April 5, 2010: Wetzel's conducted another inspection of Defendants' store and again noted numerous violations, including: acceptability of panliners/sheets; swinging door open; cleanliness/working granita machine; cleanliness of refrigerators; condition of counters; cleanliness of work floors; cleanliness of customer floors; and failure to use a daily and weekly checklist. Montanelli Decl., Exh. E. Defendants contend, however, that their employee Patrick Labeau, who appears to have signed the report, was not working on April 5, 2010. Declaration of Tito Johnson (“Johnson Decl.”) ¶ 13.
April 16, 2010: Wetzel's counsel sent a letter entitled “Notice of Default and Termination of Wetzel's Pretzels Franchise Agreement” to the Johnson Defendants. Montanelli Decl., Exh. F. The letter listed the violations, and added, “Unless you cure these violations within thirty (30) days after the delivery date of this notice, the Agreement will terminate on that date without further notice.” Id. at 82.
That same day, April 16, 2010, Tito Johnson sent Montanelli an email attempting to correct and clarify the “erroneous statements” in Wetzel's letter, claiming Mr. Labeau, who signed the report, was not working on April 5, 2010, that Paul Shah told Defendants' manager “that he was not inspecting and did not require her to sign any paperwork,” and so Defendants “were not informed of any inspection that had occurred.” Montanelli Supp. Decl., Exh. 1, at 9. The email also contained a belated response to Wetzel's February 2010 letter. Id. On April 23, 2010, Montanelli responded to the email, stating, “Sorry you feel that way. If you think your attorney needs to call our attorney, please feel free to have him do so. I will re-visit the store with Paul in the near future to follow up.” Montanelli Supp. Decl., Exh. 1, at 9. On May 5, 2010, Montanelli sent a follow up email, attempting to contact Tito Johnson, to “follow up on the operations at the store and the invoice due” and asking Johnson to call him. Id. at 8. Johnson responded on May 6, 2010 that he would call “later today.” Id.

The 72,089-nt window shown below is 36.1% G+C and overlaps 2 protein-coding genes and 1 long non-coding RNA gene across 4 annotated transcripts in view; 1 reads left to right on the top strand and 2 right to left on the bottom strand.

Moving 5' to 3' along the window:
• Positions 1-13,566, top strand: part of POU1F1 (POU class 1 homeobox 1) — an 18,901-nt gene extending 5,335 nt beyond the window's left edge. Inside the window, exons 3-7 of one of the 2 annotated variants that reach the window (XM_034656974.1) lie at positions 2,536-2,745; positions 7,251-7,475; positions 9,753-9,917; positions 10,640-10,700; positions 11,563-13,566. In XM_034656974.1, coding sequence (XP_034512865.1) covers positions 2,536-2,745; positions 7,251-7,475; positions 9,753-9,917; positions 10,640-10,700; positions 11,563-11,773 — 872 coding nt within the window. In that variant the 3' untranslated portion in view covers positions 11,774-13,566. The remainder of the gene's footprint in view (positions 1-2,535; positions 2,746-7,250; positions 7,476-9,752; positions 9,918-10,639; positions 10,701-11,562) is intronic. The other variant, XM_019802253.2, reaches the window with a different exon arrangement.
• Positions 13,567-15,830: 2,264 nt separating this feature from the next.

May 6, 2010: Tito Johnson and Montanelli discussed on the phone the deficiencies with Defendants' store, the importance of replacing the panliners, and that those panliners would need to be replaced prior to Wetzel's next visit to the store. Montanelli Supp. Decl. ¶ 5.
May 27, 2010: Wetzel's conducted another inspection of Defendants' store and found that Defendants had not cured a majority of the identified defaults. Montanelli Decl. ¶ 20 & Exh. G, H; Montanelli Supp. Decl. ¶ 6. These included: acceptability of panliners/sheets; swinging door open; granita clean/working; counters in good condition; and daily cleaning checklist in use. Montanelli Decl., Exh. G.
June 3, 2010: Wetzel's counsel sent a letter to Defendants entitled “Notice of Termination of Wetzel's Pretzels Franchise Agreement and Exercise of Option to Purchase.” Montanelli Decl., Exh. I. That letter listed the defaults Defendants failed to cure, and stated, “notice is hereby given that your Agreement has been terminated effective immediately.” Id. at 90.